I only remember hearing about one person who made their own strudel, and that was the mother of Thelma Greenwald, one of our neighbors in Far Rockaway. It required painstakingly stretching dough on top of a flour dusted tablecloth draped over a kitchen or dining room table.
I hadn't thought about strudel in a very long time until my recent travels to Vienna. Despite a touch of lingering jet-lag, I am here to share a recipe for strudel. I just dove in, tablecloth draped over my kitchen counter, a very liberal dusting of flour and my trusty rolling pin. I lived to tell the tale and happily consume the strudel.
(adapted from The Good Cook 'Pies & Pastries,' The Culinate Kitchen and Specialties of Austrian Cooking by Lotte Scheibenpflug)
2 1/4 cups bread flour
1 teaspoon salt
2 tablespoons unsalted butter, melted and cooled plus 1 tablespoon for brushing the dough
3/4 cup lukewarm water
1 egg, beaten
1/2 teaspoon fresh lemon juice
In the bowl of a standing mixer fitted with the paddle attachment, combine the flour, salt, 2 tablespoons of melted butter, water, egg and lemon juice. Mix on low speed for 5 minutes until all of the flour is incorporated and you have a smooth, elastic dough. Mix on low for an additional 5 minutes or if you are more of a hands-on kneader, turn the dough out onto a well floured board and knead the dough until smooth and shiny. Place the dough in a well greased bowl, brush it generously with the additional tablespoon of melted butter, cover it with plastic wrap, and let it rest for at least 30 minutes.
Cover a large table or a kitchen counter (an island so you can walk around it) with a clean tablecloth. Using a sifter or a mesh strainer, liberally cover the tablecloth with flour. Place the dough in the center of the tablecloth and working in all directions, roll out the dough as thin as possible. Carefully place your hands, knuckle-side up, under the dough and very gently stretch the dough, working carefully all around the table. The dough needs to be thin enough to see through- my dough measured 28"x36". Don't worry if you encounter an occasional tear. Brush the rolled and stretched dough with 5 ounces of melted, cooled butter.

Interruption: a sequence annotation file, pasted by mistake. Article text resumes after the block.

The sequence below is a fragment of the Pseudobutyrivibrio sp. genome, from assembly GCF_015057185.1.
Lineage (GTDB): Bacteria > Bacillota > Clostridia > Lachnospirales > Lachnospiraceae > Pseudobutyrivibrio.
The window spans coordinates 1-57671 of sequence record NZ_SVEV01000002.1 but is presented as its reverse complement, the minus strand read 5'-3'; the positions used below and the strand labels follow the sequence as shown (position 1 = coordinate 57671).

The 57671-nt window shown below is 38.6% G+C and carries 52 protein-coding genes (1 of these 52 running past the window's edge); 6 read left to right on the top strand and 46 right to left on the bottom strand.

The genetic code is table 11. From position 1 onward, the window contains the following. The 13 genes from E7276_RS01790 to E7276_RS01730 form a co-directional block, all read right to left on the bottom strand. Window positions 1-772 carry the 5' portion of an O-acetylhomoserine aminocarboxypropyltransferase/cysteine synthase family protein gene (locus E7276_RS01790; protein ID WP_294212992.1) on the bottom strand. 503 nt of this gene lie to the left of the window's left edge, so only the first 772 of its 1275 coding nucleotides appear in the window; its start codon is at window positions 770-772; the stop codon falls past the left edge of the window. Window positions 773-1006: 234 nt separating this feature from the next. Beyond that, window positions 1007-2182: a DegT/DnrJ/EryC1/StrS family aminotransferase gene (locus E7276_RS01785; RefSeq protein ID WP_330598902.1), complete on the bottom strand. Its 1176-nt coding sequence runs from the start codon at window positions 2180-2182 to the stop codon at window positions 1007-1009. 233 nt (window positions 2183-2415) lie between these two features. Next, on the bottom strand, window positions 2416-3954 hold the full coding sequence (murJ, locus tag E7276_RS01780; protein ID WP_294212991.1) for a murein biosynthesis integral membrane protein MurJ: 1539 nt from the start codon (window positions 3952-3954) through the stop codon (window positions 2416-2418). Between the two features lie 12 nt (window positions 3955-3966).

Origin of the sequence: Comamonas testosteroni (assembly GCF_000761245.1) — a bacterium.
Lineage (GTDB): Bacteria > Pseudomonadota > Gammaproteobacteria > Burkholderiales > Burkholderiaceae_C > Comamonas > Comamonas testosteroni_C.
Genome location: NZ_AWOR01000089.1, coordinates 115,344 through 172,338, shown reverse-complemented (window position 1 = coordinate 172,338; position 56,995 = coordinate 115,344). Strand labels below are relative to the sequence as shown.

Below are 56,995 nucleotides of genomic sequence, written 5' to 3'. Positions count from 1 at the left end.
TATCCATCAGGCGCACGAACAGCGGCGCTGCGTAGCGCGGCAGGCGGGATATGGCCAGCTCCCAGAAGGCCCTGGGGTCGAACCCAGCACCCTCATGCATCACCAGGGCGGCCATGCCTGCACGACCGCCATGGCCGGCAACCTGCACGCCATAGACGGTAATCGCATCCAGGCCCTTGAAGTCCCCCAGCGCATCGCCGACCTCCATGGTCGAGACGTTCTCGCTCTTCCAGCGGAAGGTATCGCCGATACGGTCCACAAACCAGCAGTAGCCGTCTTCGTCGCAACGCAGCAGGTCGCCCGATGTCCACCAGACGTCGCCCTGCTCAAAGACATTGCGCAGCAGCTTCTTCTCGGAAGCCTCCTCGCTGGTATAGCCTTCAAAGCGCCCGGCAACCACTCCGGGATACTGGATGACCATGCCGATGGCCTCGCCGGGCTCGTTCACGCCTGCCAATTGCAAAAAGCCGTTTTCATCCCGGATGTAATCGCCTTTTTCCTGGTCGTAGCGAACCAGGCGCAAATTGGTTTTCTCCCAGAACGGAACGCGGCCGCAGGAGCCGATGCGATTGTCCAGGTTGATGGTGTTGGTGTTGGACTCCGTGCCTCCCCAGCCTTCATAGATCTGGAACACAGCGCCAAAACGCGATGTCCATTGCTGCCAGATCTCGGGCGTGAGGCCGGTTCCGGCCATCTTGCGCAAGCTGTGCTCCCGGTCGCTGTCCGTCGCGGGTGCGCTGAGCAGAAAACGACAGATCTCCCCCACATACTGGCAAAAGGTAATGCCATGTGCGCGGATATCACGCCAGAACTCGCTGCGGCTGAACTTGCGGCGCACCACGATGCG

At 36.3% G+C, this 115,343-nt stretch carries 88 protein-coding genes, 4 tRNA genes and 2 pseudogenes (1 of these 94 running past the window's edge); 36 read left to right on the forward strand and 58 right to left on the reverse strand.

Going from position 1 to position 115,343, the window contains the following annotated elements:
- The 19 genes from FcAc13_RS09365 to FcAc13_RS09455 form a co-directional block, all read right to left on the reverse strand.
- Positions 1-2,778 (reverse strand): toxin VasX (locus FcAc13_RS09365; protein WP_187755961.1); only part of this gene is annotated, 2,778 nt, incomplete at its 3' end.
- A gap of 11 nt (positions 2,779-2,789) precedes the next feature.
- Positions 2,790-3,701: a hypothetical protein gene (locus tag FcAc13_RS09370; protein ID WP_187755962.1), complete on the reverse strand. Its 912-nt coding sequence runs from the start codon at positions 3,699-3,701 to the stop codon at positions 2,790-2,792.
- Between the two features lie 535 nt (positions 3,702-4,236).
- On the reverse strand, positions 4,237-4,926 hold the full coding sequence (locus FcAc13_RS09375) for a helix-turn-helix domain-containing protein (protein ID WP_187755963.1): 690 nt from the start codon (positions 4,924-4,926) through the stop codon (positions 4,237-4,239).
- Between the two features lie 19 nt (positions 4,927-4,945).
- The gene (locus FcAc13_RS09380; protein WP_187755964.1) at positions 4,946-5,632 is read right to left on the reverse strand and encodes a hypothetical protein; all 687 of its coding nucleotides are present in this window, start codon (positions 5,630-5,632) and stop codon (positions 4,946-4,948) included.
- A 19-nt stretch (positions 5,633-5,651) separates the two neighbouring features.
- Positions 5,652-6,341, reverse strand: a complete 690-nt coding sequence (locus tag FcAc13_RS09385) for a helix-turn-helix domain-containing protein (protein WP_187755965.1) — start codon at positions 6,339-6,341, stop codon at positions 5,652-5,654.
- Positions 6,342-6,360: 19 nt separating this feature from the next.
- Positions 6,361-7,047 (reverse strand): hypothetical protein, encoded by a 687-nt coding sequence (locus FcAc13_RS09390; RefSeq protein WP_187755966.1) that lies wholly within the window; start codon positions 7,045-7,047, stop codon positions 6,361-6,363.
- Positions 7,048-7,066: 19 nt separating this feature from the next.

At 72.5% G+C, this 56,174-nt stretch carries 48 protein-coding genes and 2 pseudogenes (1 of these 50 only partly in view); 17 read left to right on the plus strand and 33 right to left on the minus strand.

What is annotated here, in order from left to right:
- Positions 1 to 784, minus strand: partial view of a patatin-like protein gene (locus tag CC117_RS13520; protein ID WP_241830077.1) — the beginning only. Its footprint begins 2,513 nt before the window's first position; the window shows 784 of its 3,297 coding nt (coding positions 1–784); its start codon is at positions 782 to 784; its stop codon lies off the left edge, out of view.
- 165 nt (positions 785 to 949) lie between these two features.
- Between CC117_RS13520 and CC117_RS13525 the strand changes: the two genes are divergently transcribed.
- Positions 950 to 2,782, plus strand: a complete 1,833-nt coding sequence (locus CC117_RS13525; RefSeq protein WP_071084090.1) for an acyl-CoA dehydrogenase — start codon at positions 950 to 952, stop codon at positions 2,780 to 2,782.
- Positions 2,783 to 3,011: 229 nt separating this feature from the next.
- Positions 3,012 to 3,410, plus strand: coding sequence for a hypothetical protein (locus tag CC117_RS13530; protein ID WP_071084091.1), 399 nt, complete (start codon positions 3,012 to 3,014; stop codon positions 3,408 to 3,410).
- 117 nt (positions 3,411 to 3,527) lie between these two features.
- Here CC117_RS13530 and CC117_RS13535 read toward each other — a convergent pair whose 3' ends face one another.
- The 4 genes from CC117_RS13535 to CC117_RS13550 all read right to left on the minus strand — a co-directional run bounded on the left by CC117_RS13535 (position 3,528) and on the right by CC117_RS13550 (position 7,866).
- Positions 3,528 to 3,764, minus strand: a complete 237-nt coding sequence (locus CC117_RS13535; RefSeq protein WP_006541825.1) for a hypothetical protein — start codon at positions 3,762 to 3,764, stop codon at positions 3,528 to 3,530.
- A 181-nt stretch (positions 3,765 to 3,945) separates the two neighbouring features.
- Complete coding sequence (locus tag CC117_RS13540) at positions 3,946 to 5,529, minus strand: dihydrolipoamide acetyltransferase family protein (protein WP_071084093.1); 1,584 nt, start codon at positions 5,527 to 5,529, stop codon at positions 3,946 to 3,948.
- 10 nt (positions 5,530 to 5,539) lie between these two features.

3 &1/2 lbs. apples, peeled, cored, thinly sliced
1 teaspoon fresh lemon juice
1/2 cup sugar combined with 1/4 teaspoon cinnamon
1/2 cup walnuts, finely chopped
1/2 cup fine bread crumbs
1/4 cup raisins (optional)
Toss the apple slices with the lemon juice. Once you have brushed the rolled, stretched dough with the melted butter, leave a 1 inch border, then sprinkle half of the breadcrumbs along one of the short ends of the dough. Place half of the apples on top of the breadcrumbs, sprinkle with half of the cinnamon sugar, the walnuts and the raisins (if you are using them.) Then place the remaining apples and cinnamon sugar on top of the filling. Using the tablecloth as a guide, drape the short end of the dough over the mounded filling, then carefully lift the tablecloth which will help roll up the dough, jelly-roll style, until the filling is completely enclosed in the pastry. Tuck in the ends and don't be afraid- it will be delicious even if it is less than perfect!
Pre-heat the oven to 375 degrees. Carefully (it helps to have an extra set of hands) curve the rolled strudel onto a parchment lined baking sheet. Brush the strudel liberally with additional melted butter (about 2 tablespoons should do it.) Bake the strudel at 375 degrees for 35 minutes, reduce the heat to 350 and bake for an additional 20 minutes.
Serve the strudel warm, preferably with whipped cream or with a dusting of powdered sugar.